In central Kentucky, the Mammoth Cave National Park is not only a geological wonder that is unequaled in scope, it is also a great getaway for a long RV weekend, with a terrific campground, beautiful scenery and bike paths through a heavily forested area of gently rolling hills and the lush Green River valley.
The vast chambers and complex labyrinths as deep as 250 feel below the surface are amazingly accessible, though visitors should be in reasonably fit condition. There are lots of steps – our tour of the New Entrance part of the cave started with 243 steps straight down, on very narrow metal stairways built for the park service by a company that specializes in designing stairways for the cramped quarters on submarines.
The New Entrance to the Mammoth Cave system is a lot older that it sounds. First excavated in 1921 and enlarged and enhanced repeatedly through the years, it begins with a bus ride over the top of the cave to the New Entrance. An path works its way to the bottom of a depression – an old sinkhole, really – and ends before a steel door.
From there, you enter the cave, heading down the stairs, winding around huge rocks and sandstone formations, sometimes only a couple of feet wide. The tour includes a dramatic series of domes and pits, large trunk passageways, and a short journey through dripstone formations. You see and learn about stalactites (deposits that drip down from the ceiling) and stalagmites (deposits that rise upward from the floor) and view an impressive formation dubbed “frozen Niagara”that looks indeed like a frozen waterfall.
Our tour lasted about two hours. My favorite time came when, deep underground in a wide cavern, the ranger turned out the subdued lighting that illuminated the pathways and walls. Total, complete darkness ensued, so dark you could not see your hand in front of your face. The ranger had everyone sit still and be silent. There was total silence, too. I swear I could hear my heart beating, the blood running through my veins. I know, I have a vivid imagination.
This was just one of a several cave tours offered by the park service. It covers not quite a mile and goes up and down about 500 total steps. It has a constant, year-round temperature of 54 degrees.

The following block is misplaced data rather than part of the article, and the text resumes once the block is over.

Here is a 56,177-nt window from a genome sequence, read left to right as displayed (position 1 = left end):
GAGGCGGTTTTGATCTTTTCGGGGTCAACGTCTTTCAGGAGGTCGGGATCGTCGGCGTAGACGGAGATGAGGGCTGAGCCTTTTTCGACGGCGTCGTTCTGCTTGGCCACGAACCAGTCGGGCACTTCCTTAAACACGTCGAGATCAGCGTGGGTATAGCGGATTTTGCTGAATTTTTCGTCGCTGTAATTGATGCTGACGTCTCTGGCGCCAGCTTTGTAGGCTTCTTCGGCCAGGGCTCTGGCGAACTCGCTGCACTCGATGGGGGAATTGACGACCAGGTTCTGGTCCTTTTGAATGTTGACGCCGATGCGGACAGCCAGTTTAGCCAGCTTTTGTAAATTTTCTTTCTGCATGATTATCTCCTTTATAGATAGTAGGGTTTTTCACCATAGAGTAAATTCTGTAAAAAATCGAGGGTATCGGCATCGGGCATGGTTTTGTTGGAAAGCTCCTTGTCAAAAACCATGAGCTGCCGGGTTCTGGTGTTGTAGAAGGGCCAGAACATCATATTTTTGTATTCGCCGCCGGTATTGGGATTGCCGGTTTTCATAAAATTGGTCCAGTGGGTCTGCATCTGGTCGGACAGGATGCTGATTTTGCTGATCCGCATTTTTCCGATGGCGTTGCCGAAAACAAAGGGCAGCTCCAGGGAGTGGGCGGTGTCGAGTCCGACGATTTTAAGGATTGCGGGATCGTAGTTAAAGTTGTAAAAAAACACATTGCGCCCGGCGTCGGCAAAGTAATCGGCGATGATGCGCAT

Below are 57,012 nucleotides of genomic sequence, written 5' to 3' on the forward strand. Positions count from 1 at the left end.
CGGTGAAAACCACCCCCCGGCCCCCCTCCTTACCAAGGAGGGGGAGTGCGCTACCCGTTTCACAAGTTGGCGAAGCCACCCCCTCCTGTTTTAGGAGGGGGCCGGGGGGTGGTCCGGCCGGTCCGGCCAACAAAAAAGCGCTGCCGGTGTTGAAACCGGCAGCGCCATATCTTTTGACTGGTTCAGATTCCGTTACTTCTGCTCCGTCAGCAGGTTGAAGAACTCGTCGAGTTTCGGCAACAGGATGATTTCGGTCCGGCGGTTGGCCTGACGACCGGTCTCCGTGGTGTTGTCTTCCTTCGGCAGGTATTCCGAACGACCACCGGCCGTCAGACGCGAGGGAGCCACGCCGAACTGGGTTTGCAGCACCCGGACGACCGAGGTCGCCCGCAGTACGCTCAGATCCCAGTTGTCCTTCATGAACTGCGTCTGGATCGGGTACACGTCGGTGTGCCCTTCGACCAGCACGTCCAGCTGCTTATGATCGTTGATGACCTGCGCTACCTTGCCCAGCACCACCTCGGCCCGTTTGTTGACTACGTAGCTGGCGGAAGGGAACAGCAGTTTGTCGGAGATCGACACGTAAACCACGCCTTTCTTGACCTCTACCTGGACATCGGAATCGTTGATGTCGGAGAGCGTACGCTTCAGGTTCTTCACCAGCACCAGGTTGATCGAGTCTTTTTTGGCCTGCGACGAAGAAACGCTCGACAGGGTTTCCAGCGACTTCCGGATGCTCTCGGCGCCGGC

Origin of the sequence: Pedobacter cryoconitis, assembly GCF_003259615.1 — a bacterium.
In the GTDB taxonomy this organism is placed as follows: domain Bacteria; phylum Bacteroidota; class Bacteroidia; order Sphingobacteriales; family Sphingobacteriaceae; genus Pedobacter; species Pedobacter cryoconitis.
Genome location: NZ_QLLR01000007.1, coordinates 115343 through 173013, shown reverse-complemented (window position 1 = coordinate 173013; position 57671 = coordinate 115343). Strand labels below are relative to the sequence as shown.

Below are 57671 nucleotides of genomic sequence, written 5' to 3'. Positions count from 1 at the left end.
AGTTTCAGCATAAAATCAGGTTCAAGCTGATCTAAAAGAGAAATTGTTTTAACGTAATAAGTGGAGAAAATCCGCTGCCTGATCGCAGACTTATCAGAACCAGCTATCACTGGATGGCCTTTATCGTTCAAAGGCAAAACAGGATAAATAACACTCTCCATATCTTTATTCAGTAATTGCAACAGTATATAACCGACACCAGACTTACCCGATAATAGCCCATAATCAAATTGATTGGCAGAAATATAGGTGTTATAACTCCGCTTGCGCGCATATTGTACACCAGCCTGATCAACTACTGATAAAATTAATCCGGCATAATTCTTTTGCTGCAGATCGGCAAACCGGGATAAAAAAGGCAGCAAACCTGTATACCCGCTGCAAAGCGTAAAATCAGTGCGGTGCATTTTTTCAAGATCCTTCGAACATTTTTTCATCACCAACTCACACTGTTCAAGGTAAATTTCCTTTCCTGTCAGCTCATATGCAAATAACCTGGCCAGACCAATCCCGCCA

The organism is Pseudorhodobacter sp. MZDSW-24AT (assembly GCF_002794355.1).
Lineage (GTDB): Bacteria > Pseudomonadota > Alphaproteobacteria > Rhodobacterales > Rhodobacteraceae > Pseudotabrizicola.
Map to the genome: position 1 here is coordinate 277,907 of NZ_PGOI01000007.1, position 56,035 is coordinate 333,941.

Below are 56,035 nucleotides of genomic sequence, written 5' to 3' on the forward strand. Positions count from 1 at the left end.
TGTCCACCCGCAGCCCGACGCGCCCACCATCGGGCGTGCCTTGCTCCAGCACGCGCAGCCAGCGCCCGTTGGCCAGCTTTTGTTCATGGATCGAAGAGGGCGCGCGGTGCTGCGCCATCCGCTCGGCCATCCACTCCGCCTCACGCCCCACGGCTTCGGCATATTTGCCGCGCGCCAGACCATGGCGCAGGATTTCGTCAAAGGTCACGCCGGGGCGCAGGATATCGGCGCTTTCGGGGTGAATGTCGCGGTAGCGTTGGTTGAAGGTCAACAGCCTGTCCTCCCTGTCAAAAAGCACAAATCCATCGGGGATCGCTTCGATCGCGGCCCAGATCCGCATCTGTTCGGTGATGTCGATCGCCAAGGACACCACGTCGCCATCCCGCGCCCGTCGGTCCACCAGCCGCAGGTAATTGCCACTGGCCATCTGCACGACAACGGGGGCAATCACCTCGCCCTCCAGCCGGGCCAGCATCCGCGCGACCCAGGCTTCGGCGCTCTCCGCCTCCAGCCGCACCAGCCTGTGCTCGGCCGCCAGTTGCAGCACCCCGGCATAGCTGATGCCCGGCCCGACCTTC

As we left the tour, we had to walk over a special decontamination platform that looked like a soft treadmill. That's to sanitize out shoes and help prevent White Nose Syndrome, a fungus that has resulted in the death of over 5.5 million bats in the eastern United States.
I saw only one bat in the caves, though 40,000 or so are said to live in the complex.
We wish we had at least another day or two to have stayed at the park. We would have done all the other tours, as well. In the bookstore, you will find several excellent guides written by Roger Brucker. Yes, this is the same Roger Brucker who writes for this blog with wife, Lynn. Roger is one of the world's top experts on the caves, as well as, of course, an avid Roadtreker.
When we visited the cave, we still had Tai, our Norwegian Elkhound, with us. For $2.50, we were able to rent an outdoor kennel for him. We brought his water bowl and he had ample shade and actually, after a couple of yips when we walked away to go on the tour, seemed to enjoy it.
We also visited the 105-site campground, just a quarter mile from the visitor's center. Each site offers a paved parking area, a picnic table, and a fire ring. The campground has restrooms, fresh water, a dump station, garbage dumpsters, and a recycling station.
Only three of the sites have hookups. For the others, there is no electricity or water.
If you want full hookups, the routes to and from the park off I-65 have numerous commercial campgrounds.
Besides summer, another great time to visit would be fall when the hardwood forest around the park is in full color. Be sure and take bicycles, as there are lots of great rides around the park. If you forget, bike rentals are available from the front of the campground store.
*spelunking – Exploring cave systems, sometimes called caving or potholing